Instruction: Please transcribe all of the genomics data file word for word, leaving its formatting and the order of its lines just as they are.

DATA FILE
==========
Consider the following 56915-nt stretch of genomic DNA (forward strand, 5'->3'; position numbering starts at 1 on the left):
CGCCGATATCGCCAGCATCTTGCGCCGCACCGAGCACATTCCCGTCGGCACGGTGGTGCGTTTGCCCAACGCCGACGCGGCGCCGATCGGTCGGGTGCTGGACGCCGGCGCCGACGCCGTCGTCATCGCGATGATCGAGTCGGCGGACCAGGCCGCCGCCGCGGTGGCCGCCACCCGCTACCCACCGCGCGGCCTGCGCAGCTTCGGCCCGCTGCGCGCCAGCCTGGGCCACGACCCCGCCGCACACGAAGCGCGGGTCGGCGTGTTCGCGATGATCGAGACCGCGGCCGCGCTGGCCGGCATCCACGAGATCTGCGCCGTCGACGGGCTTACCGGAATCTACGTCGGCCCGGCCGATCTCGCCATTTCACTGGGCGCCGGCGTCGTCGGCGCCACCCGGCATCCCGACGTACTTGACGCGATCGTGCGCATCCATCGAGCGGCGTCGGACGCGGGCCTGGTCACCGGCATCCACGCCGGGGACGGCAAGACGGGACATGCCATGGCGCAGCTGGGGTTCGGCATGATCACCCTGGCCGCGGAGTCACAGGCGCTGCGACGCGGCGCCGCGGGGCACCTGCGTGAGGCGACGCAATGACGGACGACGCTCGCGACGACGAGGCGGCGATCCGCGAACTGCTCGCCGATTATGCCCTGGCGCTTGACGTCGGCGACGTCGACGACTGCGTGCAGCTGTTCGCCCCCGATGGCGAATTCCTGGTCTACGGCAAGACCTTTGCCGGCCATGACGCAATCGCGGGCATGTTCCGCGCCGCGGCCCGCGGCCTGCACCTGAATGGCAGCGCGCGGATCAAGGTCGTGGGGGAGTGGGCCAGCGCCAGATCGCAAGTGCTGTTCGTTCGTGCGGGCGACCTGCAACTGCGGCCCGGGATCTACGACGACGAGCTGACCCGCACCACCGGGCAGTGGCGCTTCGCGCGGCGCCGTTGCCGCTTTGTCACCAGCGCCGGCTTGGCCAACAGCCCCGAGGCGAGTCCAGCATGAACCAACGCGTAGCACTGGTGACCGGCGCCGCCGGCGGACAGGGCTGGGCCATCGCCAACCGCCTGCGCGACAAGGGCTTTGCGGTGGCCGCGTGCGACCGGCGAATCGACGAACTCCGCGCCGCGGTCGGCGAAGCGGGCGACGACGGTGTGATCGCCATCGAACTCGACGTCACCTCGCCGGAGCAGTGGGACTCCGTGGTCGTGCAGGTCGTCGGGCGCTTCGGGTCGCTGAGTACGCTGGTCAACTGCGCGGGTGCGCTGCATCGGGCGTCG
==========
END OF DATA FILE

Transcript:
Consider the following 56915-nt stretch of genomic DNA (forward strand, 5'->3'; position numbering starts at 1 on the left):
CGCCGATATCGCCAGCATCTTGCGCCGCACCGAGCACATTCCCGTCGGCACGGTGGTGCGTTTGCCCAACGCCGACGCGGCGCCGATCGGTCGGGTGCTGGACGCCGGCGCCGACGCCGTCGTCATCGCGATGATCGAGTCGGCGGACCAGGCCGCCGCCGCGGTGGCCGCCACCCGCTACCCACCGCGCGGCCTGCGCAGCTTCGGCCCGCTGCGCGCCAGCCTGGGCCACGACCCCGCCGCACACGAAGCGCGGGTCGGCGTGTTCGCGATGATCGAGACCGCGGCCGCGCTGGCCGGCATCCACGAGATCTGCGCCGTCGACGGGCTTACCGGAATCTACGTCGGCCCGGCCGATCTCGCCATTTCACTGGGCGCCGGCGTCGTCGGCGCCACCCGGCATCCCGACGTACTTGACGCGATCGTGCGCATCCATCGAGCGGCGTCGGACGCGGGCCTGGTCACCGGCATCCACGCCGGGGACGGCAAGACGGGACATGCCATGGCGCAGCTGGGGTTCGGCATGATCACCCTGGCCGCGGAGTCACAGGCGCTGCGACGCGGCGCCGCGGGGCACCTGCGTGAGGCGACGCAATGACGGACGACGCTCGCGACGACGAGGCGGCGATCCGCGAACTGCTCGCCGATTATGCCCTGGCGCTTGACGTCGGCGACGTCGACGACTGCGTGCAGCTGTTCGCCCCCGATGGCGAATTCCTGGTCTACGGCAAGACCTTTGCCGGCCATGACGCAATCGCGGGCATGTTCCGCGCCGCGGCCCGCGGCCTGCACCTGAATGGCAGCGCGCGGATCAAGGTCGTGGGGGAGTGGGCCAGCGCCAGATCGCAAGTGCTGTTCGTTCGTGCGGGCGACCTGCAACTGCGGCCCGGGATCTACGACGACGAGCTGACCCGCACCACCGGGCAGTGGCGCTTCGCGCGGCGCCGTTGCCGCTTTGTCACCAGCGCCGGCTTGGCCAACAGCCCCGAGGCGAGTCCAGCATGAACCAACGCGTAGCACTGGTGACCGGCGCCGCCGGCGGACAGGGCTGGGCCATCGCCAACCGCCTGCGCGACAAGGGCTTTGCGGTGGCCGCGTGCGACCGGCGAATCGACGAACTCCGCGCCGCGGTCGGCGAAGCGGGCGACGACGGTGTGATCGCCATCGAACTCGACGTCACCTCGCCGGAGCAGTGGGACTCCGTGGTCGTGCAGGTCGTCGGGCGCTTCGGGTCGCTGAGTACGCTGGTCAACTGCGCGGGTGCGCTGCATCGGGCGTCG